Take action before rates rise warns CML
Date online: 07/10/2014
While the MAS research suggests that many people have not yet taken steps to plan for higher interest rates, CML research also shows that, for most people, gradual increases in rates are likely to manageable (even if not welcome). And if people take some sensible, practical steps now, most will be able to cope with what the Bank of England has previously flagged as a likely "baby steps" trajectory of rate rises, whenever they finally come.
The MAS research suggests that around half of survey respondents would find it difficult to cover up to £150 extra a month. But the CML points out that £150 equates to around a two full percentage point increase on an average mortgage - something that markets see as unlikely until 2018, and a level of rate rise which commentators would expect to see accompanied by a parallel growth in earnings. In the short term, a quarter point rise would add something around £16 a month to an average mortgage.
The CML has produced a set of ready reckoners showing the broad effect of rate rises on mortgages of various sizes and remaining term lengths - available here.
But the CML shares MAS concern about whether consumers are taking all the steps that they could to plan ahead for higher rates, and ensure that they are resilient to potentially higher payments on their credit obligations.
As a checklist, the CML suggests that it makes sense for all mortgage holders to:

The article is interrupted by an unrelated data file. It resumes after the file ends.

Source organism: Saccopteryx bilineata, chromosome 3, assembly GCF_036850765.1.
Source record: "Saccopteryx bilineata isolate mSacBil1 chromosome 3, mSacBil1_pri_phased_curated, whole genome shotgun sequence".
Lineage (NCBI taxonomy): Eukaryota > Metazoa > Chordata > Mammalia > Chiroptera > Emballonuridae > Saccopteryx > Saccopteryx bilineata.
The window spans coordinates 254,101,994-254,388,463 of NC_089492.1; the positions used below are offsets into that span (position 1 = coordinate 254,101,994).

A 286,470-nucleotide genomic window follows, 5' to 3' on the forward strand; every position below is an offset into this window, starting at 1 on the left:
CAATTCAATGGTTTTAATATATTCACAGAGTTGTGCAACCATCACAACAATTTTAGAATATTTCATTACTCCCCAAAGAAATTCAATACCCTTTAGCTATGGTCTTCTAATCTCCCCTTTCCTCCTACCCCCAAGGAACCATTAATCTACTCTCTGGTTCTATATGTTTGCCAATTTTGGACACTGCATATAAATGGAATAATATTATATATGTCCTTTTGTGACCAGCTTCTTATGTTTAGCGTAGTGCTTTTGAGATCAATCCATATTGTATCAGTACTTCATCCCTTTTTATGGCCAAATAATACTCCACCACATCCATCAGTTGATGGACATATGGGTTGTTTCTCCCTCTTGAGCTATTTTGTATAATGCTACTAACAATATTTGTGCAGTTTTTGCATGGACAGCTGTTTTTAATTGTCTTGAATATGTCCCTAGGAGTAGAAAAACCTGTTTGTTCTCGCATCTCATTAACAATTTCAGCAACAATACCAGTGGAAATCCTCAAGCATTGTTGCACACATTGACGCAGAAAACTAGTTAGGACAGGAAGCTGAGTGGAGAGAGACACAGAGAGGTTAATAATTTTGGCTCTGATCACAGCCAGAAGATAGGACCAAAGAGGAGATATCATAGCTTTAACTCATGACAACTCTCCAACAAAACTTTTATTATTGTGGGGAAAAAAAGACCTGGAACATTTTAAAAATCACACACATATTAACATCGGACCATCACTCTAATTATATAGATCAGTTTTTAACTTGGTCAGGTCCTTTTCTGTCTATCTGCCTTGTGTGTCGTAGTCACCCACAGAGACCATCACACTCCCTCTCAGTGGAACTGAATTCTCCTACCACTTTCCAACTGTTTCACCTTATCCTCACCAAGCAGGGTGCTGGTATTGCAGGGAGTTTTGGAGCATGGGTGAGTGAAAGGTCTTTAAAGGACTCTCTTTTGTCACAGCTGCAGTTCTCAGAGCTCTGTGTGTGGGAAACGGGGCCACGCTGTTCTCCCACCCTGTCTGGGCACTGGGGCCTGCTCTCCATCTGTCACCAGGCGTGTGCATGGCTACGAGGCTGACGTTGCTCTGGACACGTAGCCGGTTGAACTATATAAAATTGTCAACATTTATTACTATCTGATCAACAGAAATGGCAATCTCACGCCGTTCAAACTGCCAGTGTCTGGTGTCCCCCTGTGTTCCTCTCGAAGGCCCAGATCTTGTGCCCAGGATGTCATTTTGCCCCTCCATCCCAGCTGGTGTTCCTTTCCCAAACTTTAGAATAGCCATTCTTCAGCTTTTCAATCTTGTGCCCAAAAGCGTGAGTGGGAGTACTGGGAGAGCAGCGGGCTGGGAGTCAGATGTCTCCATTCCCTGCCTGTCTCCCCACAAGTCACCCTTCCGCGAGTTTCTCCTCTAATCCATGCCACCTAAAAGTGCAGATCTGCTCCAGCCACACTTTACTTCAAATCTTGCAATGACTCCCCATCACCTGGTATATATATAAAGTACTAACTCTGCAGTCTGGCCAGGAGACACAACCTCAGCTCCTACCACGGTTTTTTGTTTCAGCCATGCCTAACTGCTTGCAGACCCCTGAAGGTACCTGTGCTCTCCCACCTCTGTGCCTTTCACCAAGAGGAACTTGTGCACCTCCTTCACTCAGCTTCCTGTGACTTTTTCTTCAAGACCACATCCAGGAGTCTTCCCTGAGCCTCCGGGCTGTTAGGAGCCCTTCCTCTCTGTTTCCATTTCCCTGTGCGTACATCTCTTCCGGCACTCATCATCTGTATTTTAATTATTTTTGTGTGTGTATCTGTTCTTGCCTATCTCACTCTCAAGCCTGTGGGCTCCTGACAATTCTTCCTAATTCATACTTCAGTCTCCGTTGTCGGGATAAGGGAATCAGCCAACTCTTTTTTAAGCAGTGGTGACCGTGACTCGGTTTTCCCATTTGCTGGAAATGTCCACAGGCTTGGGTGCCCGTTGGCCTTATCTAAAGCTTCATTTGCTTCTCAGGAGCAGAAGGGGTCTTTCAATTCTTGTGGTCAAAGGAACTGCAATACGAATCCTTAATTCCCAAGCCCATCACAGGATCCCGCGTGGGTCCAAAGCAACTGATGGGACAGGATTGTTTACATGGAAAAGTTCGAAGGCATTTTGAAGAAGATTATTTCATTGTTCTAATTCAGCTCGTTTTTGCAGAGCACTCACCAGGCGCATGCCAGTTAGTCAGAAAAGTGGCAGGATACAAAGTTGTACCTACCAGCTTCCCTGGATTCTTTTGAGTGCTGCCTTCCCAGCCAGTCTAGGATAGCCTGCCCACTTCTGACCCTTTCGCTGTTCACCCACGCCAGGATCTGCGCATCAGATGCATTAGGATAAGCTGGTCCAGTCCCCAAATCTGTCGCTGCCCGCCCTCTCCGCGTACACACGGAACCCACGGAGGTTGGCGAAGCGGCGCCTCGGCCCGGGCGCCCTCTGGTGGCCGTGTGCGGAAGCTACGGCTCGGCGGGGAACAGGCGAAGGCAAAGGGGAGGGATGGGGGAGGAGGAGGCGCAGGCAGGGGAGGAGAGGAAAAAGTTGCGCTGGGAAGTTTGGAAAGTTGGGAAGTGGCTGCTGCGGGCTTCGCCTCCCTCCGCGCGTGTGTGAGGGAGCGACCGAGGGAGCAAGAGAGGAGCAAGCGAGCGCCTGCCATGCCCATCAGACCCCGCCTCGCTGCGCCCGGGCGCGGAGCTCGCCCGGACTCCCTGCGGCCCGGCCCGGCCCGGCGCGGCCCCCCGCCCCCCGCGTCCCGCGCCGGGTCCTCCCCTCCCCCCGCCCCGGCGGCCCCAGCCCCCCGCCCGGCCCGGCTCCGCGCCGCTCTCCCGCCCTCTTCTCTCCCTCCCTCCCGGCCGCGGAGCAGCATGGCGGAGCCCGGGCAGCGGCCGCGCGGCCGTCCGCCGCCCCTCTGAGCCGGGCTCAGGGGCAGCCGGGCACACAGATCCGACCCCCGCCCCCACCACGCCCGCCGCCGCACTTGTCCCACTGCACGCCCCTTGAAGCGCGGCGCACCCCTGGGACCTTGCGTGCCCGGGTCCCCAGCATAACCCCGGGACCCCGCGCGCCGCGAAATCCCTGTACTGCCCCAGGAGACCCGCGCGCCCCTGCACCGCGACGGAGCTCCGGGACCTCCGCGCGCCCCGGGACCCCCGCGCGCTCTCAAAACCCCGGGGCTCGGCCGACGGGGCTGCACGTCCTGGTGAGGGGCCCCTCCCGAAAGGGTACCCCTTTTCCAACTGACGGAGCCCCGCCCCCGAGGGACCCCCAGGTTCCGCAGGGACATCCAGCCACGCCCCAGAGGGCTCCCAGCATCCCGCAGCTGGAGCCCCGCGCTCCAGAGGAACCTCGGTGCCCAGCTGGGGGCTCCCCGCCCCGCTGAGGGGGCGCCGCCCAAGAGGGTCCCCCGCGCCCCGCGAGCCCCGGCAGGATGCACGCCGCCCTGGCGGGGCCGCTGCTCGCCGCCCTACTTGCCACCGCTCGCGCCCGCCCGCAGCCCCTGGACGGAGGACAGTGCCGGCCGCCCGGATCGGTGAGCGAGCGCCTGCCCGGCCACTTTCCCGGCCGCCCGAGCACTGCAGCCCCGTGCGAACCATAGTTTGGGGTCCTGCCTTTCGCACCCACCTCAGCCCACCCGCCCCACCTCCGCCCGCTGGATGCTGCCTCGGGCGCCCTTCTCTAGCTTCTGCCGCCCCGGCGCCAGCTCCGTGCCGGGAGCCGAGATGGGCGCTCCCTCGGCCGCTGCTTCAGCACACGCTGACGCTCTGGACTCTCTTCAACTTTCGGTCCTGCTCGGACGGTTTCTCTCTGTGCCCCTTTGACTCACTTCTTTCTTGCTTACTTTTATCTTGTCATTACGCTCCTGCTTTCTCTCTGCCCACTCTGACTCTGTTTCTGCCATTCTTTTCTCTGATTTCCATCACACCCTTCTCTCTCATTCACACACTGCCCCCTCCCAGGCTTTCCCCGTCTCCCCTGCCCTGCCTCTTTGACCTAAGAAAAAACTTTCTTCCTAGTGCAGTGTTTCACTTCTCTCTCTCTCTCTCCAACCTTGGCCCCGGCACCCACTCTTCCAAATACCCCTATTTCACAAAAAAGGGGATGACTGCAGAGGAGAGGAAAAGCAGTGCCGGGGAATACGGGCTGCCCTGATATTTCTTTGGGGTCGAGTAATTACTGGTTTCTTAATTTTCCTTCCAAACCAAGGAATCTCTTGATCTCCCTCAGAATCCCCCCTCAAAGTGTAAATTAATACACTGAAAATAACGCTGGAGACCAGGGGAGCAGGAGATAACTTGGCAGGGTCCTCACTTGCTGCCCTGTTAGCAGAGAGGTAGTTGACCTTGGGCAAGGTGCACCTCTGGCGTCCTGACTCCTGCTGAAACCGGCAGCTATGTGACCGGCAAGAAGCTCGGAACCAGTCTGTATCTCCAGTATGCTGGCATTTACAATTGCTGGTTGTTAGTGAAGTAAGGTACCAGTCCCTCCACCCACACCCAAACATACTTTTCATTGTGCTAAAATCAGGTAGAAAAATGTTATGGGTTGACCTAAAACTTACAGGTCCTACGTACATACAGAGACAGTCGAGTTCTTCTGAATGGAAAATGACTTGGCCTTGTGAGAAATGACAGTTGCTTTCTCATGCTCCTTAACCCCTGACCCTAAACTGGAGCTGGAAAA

Remind yourself of what rate you are currently paying, whether it is fixed or variable, and when the deal and any associated early repayment charges expire.
Use the MAS mortgage calculator to work out what rate rises of different sizes would mean for you, and make sure you could cover this additional amount.
Having done this, if you think you would struggle, go through a budgeting exercise and consider whether there are any areas of spending you could reduce. There is an extremely practical self-help budget planner on the National Debtline website.
CML head of external affairs Sue Anderson says:
"Although we don't know when rates will rise, the monetary authorities have previously flagged that rises will be finely calibrated, so large sudden shocks are unlikely. By planning ahead now, mortgage holders can get a clear picture of what a rate rise would mean for their own repayments.
Taking steps in advance to work out what the effect on your payments might be, and planning ahead, will mean that most borrowers will be able to cope by careful budgeting. On an average mortgage of around £120,000, a quarter point rise would typically add around £16 to the monthly payment."